Karamo Brown's job as a "culture expert" on Netflix's "Queer Eye" allows him to help people navigate their lives and the world better. But before pouring into others, Brown makes sure that he pours into himself.
To help others be positive and productive, Brown shared the steps he takes to stay motivated in the morning and throughout the day.
While getting ready for work, Brown makes sure that he practices positive affirmations.
"Once I get to the bathroom, every single morning, I pick something on me that I love and I focus on that throughout the day," he tells CNBC Make It. "It helps during those moments that I feel down or I feel uncomfortable."
Brown, 41, says that societal pressures and standards cause people to "tear themselves down before the world gets a chance to."
"We get into the bathroom and start looking at our hair, saying things like 'my hair is not right," he says. "We start looking at our clothes and say 'this doesn't fit right, look at my body,' and we tear ourselves down. So I don't do that anymore."
Brown, who also has a new, self-titled daytime talk show, says he makes an effort to not pick up his phone first thing in the morning.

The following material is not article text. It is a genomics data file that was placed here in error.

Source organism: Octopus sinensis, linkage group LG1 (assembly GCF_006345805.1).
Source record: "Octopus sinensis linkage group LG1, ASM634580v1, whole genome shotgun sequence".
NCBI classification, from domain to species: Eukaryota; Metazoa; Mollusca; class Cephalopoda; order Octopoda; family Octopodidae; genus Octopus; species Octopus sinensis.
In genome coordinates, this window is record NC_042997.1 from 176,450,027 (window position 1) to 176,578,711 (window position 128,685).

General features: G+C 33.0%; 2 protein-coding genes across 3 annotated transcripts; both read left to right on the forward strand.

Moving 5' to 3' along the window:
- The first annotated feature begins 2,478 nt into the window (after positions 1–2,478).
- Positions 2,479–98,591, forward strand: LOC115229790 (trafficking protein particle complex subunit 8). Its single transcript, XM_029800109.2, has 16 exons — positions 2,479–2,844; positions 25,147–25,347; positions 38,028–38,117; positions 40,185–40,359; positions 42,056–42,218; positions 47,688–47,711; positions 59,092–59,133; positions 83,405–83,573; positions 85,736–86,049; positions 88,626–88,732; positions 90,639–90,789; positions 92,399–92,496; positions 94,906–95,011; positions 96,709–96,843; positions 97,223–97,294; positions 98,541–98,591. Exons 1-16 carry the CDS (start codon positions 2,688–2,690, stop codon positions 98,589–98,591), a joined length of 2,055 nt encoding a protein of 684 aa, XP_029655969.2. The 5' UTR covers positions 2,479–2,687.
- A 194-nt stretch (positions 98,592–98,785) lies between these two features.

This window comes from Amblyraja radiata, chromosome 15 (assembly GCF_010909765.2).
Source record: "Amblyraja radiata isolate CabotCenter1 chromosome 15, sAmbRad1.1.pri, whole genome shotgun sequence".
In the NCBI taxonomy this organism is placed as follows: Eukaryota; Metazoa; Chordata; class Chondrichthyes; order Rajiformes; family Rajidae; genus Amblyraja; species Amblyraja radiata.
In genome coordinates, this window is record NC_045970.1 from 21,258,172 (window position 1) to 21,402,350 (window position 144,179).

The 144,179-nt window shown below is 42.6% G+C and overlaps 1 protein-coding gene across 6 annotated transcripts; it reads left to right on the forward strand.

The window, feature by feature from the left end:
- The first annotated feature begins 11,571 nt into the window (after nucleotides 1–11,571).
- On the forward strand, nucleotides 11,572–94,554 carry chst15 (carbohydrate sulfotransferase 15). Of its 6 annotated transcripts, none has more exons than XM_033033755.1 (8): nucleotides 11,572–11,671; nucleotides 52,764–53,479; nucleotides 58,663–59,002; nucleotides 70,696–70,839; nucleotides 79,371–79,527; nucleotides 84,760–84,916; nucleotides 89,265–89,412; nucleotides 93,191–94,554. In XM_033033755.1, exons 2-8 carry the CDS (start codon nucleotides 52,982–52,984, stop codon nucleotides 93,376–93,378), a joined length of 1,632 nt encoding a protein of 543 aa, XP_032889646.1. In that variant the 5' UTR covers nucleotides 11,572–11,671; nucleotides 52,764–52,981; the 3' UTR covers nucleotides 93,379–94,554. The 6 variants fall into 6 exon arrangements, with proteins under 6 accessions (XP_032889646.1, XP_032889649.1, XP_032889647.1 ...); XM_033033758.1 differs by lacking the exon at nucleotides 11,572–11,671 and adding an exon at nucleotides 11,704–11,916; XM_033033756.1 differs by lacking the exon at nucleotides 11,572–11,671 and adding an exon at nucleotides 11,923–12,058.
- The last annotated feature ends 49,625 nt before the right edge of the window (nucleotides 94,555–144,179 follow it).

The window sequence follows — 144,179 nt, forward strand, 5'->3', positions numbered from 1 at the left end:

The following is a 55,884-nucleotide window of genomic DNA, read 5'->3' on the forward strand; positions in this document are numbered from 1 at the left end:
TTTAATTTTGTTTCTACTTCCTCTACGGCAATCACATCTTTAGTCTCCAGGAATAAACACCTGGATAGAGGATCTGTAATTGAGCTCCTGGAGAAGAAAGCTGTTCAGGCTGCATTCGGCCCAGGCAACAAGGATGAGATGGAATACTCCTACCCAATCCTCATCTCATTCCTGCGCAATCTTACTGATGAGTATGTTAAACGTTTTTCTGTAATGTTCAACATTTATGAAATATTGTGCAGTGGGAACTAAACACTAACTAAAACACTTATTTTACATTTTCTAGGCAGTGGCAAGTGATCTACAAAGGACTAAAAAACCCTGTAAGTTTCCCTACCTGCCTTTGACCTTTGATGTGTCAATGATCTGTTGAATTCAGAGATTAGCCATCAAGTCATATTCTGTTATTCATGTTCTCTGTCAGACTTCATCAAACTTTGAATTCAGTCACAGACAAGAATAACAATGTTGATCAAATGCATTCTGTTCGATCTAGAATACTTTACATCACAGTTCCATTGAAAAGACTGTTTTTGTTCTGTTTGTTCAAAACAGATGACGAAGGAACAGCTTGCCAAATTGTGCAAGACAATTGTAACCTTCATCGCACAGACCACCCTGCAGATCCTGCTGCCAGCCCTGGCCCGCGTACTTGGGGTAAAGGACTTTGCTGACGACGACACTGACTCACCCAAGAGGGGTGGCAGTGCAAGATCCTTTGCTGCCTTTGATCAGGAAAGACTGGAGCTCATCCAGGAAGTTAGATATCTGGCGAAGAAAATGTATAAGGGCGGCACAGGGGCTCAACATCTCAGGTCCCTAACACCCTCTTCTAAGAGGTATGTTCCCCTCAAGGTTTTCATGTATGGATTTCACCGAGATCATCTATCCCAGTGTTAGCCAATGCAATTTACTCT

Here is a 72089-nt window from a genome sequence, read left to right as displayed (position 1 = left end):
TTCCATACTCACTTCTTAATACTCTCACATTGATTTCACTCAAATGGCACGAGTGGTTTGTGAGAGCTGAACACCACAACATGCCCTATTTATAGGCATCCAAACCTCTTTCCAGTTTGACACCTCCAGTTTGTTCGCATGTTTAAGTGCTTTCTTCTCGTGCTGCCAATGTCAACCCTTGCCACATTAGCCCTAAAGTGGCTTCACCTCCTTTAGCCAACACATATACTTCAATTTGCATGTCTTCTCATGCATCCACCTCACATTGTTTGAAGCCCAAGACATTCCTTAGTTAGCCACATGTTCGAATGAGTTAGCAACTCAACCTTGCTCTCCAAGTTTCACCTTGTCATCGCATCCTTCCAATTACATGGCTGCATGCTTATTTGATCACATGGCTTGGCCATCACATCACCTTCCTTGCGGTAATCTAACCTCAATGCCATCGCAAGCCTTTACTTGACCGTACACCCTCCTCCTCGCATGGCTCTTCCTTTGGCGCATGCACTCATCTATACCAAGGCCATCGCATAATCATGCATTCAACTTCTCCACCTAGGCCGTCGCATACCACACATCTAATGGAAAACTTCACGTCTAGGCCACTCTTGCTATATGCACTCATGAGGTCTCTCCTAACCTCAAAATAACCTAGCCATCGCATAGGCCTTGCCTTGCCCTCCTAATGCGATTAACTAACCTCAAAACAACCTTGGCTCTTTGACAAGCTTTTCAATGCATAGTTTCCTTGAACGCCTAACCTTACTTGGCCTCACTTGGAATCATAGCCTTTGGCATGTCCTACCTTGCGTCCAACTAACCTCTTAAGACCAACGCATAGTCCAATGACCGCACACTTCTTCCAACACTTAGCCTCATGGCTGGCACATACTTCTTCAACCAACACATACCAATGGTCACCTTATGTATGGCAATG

"I literally wake up and I let myself be with myself, which a lot of people don't do. And I'm telling you, we've got to do it because when you wake up and inundate yourself with emails and work, it's just not good for your mental health."
According to a study from the International Data Corporation, almost 50% of people are texting and emailing while getting ready for work or school, while 40% are browsing social media websites, like Facebook. Experts say this can be a "major" cause of stress and anxiety, and make it harder to focus.
Brown recommends that people make time in the morning to do an activity they love. For him, it's dancing.
"I find a lot of moments to dance because movement does really affect your mental health and your self-esteem. I currently have Beyoncé songs on repeat to get me moving. And I'll do that throughout my day to just keep myself up."
According to Brown, practicing self-love and positive mental health doesn't end at home. He also advocates for himself in outside relationships and speaks up when he doesn't feel like his best self, or when he needs encouragement.
"I'm not afraid to tell people I need them to love me a little bit louder. Because a lot of times we just assume that the people in our lives love us," Brown explains. "We assume that they want to support us. And I'm not afraid to say, 'I don't feel good today. Can you love me a little bit louder? Can you just give me a little more support?' and I will love you louder as well."
"Sometimes we wait until someone's at their darkest moment to love them louder. We have to make sure we uplift ourselves and others when it's not so dark."